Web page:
Prince has reinvented himself once again. He has ditched the stiff drum-machine pop of his recent work in favor of a live and ferociously versatile band, creating his most organic and consistently innovative music since his genius output of the late-'80s.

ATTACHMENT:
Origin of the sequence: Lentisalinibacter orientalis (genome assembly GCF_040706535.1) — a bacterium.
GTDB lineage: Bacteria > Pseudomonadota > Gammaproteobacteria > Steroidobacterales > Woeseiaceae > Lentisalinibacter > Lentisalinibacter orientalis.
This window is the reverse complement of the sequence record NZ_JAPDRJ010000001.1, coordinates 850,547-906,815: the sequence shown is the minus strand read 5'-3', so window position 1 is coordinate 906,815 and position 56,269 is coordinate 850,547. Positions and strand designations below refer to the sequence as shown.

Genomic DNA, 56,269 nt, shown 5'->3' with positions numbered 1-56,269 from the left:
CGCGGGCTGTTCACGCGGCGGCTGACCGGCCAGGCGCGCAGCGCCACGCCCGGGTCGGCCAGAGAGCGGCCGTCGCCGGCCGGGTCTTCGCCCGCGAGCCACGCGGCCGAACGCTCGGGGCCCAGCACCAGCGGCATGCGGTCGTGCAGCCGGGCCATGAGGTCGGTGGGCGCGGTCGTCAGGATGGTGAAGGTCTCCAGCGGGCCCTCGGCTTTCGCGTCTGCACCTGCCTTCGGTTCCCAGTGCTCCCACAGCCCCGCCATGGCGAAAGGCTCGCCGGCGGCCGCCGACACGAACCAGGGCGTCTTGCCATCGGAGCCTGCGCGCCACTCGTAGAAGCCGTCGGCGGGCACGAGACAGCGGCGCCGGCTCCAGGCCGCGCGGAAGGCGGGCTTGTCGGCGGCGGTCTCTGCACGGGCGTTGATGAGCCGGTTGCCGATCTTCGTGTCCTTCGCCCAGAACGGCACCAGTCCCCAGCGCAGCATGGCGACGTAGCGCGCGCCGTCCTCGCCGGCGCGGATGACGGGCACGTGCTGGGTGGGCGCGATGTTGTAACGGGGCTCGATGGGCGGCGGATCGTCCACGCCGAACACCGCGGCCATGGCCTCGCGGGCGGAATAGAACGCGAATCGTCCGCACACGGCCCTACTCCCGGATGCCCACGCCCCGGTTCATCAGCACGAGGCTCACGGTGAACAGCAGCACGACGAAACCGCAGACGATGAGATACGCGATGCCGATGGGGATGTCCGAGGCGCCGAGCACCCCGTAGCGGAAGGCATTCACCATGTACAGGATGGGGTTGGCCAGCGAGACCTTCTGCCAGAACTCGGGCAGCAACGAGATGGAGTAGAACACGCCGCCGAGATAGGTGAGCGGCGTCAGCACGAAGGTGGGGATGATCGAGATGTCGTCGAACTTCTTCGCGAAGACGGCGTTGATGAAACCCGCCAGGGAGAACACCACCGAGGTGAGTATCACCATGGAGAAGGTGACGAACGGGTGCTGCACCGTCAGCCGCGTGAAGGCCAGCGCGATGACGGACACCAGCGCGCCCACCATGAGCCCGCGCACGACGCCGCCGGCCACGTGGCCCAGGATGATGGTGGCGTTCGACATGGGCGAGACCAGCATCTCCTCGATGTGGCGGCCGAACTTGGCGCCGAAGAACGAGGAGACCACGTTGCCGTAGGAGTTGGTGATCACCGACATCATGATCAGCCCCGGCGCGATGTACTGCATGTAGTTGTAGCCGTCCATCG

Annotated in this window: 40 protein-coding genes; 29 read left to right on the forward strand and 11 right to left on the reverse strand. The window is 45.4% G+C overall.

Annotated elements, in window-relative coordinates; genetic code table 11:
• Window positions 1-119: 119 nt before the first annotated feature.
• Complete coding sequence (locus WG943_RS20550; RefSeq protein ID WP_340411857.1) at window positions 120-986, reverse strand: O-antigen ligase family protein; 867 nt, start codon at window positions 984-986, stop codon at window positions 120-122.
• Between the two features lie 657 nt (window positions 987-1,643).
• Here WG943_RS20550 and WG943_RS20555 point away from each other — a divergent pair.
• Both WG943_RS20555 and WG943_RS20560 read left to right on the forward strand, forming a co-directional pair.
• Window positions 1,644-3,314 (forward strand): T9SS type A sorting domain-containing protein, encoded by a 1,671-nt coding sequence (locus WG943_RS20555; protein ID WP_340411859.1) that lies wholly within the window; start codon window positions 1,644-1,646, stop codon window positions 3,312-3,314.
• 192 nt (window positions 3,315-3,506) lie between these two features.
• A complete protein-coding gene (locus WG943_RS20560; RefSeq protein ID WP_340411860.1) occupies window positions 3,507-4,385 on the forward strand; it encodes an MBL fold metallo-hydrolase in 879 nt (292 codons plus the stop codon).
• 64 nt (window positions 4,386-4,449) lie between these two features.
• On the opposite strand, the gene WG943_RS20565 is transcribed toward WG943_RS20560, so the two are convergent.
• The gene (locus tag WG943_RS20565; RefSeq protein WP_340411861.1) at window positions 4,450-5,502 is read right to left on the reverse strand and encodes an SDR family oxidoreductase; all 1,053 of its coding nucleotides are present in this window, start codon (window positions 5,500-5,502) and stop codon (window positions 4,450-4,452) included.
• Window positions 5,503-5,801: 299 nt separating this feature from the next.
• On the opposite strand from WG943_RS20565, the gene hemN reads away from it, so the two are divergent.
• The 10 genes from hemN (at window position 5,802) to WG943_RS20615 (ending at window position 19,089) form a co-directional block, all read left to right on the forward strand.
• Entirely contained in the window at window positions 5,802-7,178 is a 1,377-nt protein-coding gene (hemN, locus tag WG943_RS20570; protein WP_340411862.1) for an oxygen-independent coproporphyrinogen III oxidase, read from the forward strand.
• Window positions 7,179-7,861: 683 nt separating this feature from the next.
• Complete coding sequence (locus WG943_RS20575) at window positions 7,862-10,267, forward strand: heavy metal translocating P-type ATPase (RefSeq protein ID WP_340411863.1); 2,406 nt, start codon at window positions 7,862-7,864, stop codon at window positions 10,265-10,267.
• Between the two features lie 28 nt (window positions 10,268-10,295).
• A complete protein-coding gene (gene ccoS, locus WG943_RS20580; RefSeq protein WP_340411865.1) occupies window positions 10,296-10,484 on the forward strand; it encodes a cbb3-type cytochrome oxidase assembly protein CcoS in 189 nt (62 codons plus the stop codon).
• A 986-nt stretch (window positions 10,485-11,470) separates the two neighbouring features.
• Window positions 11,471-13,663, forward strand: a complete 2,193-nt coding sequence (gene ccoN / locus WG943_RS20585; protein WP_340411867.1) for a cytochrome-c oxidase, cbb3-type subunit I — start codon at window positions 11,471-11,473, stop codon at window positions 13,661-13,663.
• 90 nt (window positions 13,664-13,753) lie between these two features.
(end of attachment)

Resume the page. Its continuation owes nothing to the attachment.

Loaded with biblical references, the record opens with a stylish, jazzy groove under a sinister electronic voice setting the stage for the tale of the "Rainbow Children." It's deep, cryptic stuff - although thought-provoking all the same, touching on race relations, sexual roles and spirituality. Along the way, Prince is in fine form. He glides effortlessly from shades of James Brown to beautiful soul ballads to fantastical musical hybrids that defy comparison. The music here is bold, challenging and often wildly experimental. Production and musicianship is flawless. Standouts are too many to list. There are some bewildering and stunningly self-indulgent moments here and there, but it is never boring. Musically, the album is a mix of jazz, funk and Broadway musical with newcomers Najee and John Blackwell firmly making their mark. New girl group Milenia and Kip's vocals are also a revelation. Prince plays tribute to his musical heroes Miles Davis ('The Rainbow Children'),Andreas Vollenweider ('Digital Garden'), James Brown (on the dirty funk workout 'The Work Pt1'), and Stevie Wonder('Everywhere'). But he saves the best for last: the Sly Stone themed funk opus "The Everlasting Now" and the indefinable "Last December," which develops from a gentle ballad to screaming guitar rock. With The Rainbow Children, Prince reclaims his place as a peerless visionary of pop music.Overall, a daring album that deserves classic status